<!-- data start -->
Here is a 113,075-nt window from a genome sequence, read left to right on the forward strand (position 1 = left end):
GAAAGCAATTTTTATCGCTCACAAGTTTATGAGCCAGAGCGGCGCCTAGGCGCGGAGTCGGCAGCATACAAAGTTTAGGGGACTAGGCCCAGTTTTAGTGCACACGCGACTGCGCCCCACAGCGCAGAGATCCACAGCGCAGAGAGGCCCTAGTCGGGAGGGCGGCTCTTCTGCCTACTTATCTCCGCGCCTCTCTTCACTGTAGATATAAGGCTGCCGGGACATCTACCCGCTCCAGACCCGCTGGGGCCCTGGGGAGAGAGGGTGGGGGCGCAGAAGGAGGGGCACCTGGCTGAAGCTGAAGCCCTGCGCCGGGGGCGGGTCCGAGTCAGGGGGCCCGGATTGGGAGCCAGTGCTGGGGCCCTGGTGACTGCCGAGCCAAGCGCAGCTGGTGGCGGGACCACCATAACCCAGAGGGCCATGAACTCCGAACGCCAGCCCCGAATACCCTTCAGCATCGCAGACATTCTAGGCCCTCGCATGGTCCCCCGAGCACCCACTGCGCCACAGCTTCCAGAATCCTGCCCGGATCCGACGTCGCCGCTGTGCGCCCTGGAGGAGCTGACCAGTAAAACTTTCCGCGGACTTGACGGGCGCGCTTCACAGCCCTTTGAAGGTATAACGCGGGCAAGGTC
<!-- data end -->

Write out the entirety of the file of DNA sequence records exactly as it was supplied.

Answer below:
Here is a 113,075-nt window from a genome sequence, read left to right on the forward strand (position 1 = left end):
GAAAGCAATTTTTATCGCTCACAAGTTTATGAGCCAGAGCGGCGCCTAGGCGCGGAGTCGGCAGCATACAAAGTTTAGGGGACTAGGCCCAGTTTTAGTGCACACGCGACTGCGCCCCACAGCGCAGAGATCCACAGCGCAGAGAGGCCCTAGTCGGGAGGGCGGCTCTTCTGCCTACTTATCTCCGCGCCTCTCTTCACTGTAGATATAAGGCTGCCGGGACATCTACCCGCTCCAGACCCGCTGGGGCCCTGGGGAGAGAGGGTGGGGGCGCAGAAGGAGGGGCACCTGGCTGAAGCTGAAGCCCTGCGCCGGGGGCGGGTCCGAGTCAGGGGGCCCGGATTGGGAGCCAGTGCTGGGGCCCTGGTGACTGCCGAGCCAAGCGCAGCTGGTGGCGGGACCACCATAACCCAGAGGGCCATGAACTCCGAACGCCAGCCCCGAATACCCTTCAGCATCGCAGACATTCTAGGCCCTCGCATGGTCCCCCGAGCACCCACTGCGCCACAGCTTCCAGAATCCTGCCCGGATCCGACGTCGCCGCTGTGCGCCCTGGAGGAGCTGACCAGTAAAACTTTCCGCGGACTTGACGGGCGCGCTTCACAGCCCTTTGAAGGTATAACGCGGGCAAGGTC